Here's How Nintendo Can Turn the Switch Into a VR Headset

Nintendo’s been flirting with VR functionality on the Switch for a while now. There was that patent that surfaced last year, then this recent interview with Nintendo president Tatsumi Kimishima stating the company was currently “studying” the viability of VR on the Switch.

But Nintendo fans aren’t the type to wait around. Dream-realizer Nintendrew took matters into his own hands by hacking the console and testing its VR capabilities in a YouTube demo. After attaching a Switch to a Durovis Dive 7 headset, Nintendrew hijacked the Switch’s web browser to display side-by-side 3D 720p footage of The Legend of Zelda: Ocarina of Time 3DS remake. And low and behold: Switch VR was born.

Don’t get too excited, though. The home setup pointed out some technical limitations. The nature of stereoscopic 3D and the size of the Switch’s screen mean it can only currently display at the low resolution of 500px across.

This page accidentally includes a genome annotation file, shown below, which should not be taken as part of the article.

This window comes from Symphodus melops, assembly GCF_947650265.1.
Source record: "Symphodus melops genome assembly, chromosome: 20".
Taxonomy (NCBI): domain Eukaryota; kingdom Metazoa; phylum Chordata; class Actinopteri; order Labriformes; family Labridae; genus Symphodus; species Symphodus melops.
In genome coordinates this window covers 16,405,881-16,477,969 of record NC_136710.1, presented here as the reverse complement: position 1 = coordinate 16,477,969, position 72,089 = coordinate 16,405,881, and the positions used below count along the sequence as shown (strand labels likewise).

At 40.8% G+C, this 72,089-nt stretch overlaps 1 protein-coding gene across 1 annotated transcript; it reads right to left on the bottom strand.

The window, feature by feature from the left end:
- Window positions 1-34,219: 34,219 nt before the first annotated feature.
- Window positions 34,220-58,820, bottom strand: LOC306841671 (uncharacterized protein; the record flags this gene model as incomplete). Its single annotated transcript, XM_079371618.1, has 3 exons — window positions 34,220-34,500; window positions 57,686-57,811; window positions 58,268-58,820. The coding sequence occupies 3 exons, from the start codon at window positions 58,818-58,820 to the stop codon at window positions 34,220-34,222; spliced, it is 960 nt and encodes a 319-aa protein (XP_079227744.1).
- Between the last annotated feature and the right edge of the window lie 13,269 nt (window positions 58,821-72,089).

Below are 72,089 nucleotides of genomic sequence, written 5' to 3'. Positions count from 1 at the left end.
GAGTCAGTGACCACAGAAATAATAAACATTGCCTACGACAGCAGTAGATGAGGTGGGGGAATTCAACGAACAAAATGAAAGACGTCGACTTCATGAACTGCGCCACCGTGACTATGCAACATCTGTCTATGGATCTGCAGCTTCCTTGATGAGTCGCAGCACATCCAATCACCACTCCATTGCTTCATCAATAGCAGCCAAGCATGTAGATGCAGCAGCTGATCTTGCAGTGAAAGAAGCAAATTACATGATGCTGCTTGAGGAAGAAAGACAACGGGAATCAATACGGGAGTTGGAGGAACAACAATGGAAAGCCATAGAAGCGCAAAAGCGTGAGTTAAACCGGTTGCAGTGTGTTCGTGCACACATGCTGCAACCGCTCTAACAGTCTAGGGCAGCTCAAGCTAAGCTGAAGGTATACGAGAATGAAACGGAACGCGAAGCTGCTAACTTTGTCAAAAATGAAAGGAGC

As Nintendrew argues, though, this doesn’t mean Nintendo is out of the VR game. They’re a company known for doing the exact opposite of everyone else. In the 2006 console wars, while Microsoft and Sony chased technically robust hardware, Nintendo opted to innovate with cheap motion sensor controllers. And, considering the Wii sold over 20 million more units than the Xbox 360 or PlayStation 3, I’d say they won that gamble.

It’s easy to imagine Nintendo pulling a similar out-of-left-field move in the VR race. While everyone else scrambles for graphical fidelity, Nintendo could be hard at work on a cheap, low-res solution. In part, the Wii sold so well because it was $50-$200 cheaper than its competitors. And, I don’t know if you’ve heard, but one of VR’s biggest problems right now is that no one can afford it.